A common design element in Art Nouveau portraits was a crescent which contained many circles or circular designs, as seen in Alfons Mucha's Dancel. I wanted to generate such crescents myself, so I figured out the math involved.
The central circle of the crescent is trivial - its radius is that of the outer circle minus that of the inner. For each following circle, we need the circle that is tangent to the inner circle, the outer circle, and the neighbor circle. After a few attempts to solve it myself with algebra, I went looking online and found Soddy Circles and the Descartes circle theorem, which says that the relationship of the radii of such circles is:
2( b12 + b22 + b32 + b42) = ( b1 + b2 + b3 + b4)2
where b (for bend) is the reciprocal of the radius of the circle, and the outer circle's radius is treated as negative.
In my case, I had an inner, an outer, and a neighbor circle, and I wanted the smaller of the two solution radii (which is the larger of the two solution bends). Using the quadratic equation, I get the solution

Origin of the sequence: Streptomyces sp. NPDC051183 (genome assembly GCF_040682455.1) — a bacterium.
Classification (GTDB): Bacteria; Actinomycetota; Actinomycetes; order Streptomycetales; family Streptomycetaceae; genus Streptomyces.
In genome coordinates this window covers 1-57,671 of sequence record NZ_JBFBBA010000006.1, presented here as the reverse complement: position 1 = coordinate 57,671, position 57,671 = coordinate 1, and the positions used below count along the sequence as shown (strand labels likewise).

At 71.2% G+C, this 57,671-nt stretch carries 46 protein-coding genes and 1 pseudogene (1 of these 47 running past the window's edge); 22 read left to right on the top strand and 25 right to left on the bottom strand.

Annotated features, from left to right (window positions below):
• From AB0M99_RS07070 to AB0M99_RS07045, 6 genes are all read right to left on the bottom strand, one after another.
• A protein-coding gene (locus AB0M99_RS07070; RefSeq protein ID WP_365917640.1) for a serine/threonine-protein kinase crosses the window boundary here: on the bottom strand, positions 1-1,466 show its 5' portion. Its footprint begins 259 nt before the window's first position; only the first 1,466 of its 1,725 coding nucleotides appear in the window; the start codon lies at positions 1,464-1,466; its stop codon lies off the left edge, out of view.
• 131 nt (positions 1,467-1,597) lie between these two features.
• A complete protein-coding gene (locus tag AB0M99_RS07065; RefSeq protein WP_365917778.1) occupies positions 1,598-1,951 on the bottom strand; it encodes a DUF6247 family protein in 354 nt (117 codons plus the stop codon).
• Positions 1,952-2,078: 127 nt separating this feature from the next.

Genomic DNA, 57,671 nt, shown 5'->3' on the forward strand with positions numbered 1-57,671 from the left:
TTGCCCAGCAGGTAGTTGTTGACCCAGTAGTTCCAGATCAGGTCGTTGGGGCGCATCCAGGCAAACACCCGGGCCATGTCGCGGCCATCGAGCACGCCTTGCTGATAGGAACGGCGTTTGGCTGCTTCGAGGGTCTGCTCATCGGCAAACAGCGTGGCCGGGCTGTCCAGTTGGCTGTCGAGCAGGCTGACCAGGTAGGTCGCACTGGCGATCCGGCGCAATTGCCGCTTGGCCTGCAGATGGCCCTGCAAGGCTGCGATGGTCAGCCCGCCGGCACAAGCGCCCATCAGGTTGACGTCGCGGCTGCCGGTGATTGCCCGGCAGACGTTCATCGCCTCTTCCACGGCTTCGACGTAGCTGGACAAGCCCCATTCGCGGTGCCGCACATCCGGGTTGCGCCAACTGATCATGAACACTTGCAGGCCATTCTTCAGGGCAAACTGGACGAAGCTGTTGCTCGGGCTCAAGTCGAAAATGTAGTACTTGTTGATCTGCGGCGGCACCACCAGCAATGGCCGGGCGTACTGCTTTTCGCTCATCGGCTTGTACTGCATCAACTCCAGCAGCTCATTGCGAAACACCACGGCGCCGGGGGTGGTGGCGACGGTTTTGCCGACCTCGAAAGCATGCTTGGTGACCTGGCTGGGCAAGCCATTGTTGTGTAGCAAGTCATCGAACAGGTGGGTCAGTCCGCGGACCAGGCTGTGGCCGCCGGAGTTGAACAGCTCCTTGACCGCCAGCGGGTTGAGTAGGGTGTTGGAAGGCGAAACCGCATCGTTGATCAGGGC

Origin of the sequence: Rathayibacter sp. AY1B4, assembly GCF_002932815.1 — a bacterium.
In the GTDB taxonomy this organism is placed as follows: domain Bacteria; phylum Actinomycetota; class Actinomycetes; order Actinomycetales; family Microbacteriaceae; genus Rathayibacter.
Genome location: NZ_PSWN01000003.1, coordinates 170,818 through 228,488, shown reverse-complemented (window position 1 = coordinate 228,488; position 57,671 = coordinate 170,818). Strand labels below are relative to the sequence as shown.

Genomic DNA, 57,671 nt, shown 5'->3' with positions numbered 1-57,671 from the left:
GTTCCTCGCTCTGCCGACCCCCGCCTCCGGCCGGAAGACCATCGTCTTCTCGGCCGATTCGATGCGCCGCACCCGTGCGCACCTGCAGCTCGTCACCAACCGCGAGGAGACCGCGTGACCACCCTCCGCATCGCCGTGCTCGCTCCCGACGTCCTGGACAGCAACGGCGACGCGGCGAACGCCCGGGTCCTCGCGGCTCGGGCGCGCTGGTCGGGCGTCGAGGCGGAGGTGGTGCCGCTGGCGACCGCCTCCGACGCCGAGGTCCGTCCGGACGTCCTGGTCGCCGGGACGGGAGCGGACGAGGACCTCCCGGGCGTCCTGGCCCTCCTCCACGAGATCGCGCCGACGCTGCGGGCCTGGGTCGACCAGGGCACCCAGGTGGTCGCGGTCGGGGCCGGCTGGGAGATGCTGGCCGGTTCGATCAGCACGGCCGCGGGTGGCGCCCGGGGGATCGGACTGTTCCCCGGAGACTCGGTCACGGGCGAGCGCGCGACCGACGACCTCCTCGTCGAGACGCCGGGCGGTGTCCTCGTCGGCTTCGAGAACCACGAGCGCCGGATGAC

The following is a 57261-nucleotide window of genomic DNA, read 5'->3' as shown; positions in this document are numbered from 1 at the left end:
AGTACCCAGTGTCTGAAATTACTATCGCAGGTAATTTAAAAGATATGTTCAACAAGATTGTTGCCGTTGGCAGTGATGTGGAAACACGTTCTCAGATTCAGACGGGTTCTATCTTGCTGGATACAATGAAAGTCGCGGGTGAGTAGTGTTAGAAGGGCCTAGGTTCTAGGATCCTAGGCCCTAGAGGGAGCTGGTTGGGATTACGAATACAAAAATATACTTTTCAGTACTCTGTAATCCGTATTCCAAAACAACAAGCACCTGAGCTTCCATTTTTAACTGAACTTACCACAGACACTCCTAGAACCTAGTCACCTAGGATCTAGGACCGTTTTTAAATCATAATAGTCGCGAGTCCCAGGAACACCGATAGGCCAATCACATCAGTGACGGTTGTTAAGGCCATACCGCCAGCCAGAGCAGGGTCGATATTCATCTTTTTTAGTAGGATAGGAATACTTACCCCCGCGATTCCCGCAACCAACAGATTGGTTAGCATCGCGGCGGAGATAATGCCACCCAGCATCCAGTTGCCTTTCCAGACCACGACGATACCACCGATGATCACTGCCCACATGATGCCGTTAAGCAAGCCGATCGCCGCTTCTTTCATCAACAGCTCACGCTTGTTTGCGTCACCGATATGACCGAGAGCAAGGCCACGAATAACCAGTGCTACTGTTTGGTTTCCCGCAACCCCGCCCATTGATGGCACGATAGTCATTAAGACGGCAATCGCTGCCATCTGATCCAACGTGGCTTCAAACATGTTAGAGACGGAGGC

C = I + N + O + 2 sqrt(IN + NO + IO)
where C = bcurrent, I = binner, N = bneighbor, and O = bouter (remember that O is negative). The position of the new circle is simply the intersection of the inner circle and the neighbor circle, with their radii each increased by the current circle's radius.
I've written postscript code to generate these circles: classic_crescent.ps. The png on this page was generated with this ps code, as is this pdf version of the same image and this eps version. If you want to trace them, I've provided a version that doesn't fill the circles: PS PDF EPS.
Please email me if you know anything about how Mucha and other Art Nouveau artists created this effect - did they do this much math, or did they just eyeball it?